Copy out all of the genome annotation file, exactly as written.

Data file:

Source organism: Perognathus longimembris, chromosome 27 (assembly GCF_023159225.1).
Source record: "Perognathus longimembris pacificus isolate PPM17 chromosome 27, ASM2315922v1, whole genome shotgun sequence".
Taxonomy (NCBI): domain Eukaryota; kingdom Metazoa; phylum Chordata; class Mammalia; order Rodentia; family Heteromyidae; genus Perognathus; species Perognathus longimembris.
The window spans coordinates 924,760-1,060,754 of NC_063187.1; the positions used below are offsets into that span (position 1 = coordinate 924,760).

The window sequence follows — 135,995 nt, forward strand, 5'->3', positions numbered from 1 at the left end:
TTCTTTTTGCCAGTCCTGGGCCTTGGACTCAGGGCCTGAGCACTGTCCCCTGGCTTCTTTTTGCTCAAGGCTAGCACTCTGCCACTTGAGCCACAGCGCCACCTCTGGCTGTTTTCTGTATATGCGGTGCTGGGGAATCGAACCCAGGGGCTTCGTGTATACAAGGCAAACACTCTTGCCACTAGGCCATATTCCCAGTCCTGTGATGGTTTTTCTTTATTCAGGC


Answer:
Source organism: Perognathus longimembris, chromosome 27 (assembly GCF_023159225.1).
Source record: "Perognathus longimembris pacificus isolate PPM17 chromosome 27, ASM2315922v1, whole genome shotgun sequence".
Taxonomy (NCBI): domain Eukaryota; kingdom Metazoa; phylum Chordata; class Mammalia; order Rodentia; family Heteromyidae; genus Perognathus; species Perognathus longimembris.
The window spans coordinates 924,760-1,060,754 of NC_063187.1; the positions used below are offsets into that span (position 1 = coordinate 924,760).

The window sequence follows — 135,995 nt, forward strand, 5'->3', positions numbered from 1 at the left end:
TTCTTTTTGCCAGTCCTGGGCCTTGGACTCAGGGCCTGAGCACTGTCCCCTGGCTTCTTTTTGCTCAAGGCTAGCACTCTGCCACTTGAGCCACAGCGCCACCTCTGGCTGTTTTCTGTATATGCGGTGCTGGGGAATCGAACCCAGGGGCTTCGTGTATACAAGGCAAACACTCTTGCCACTAGGCCATATTCCCAGTCCTGTGATGGTTTTTCTTTATTCAGGC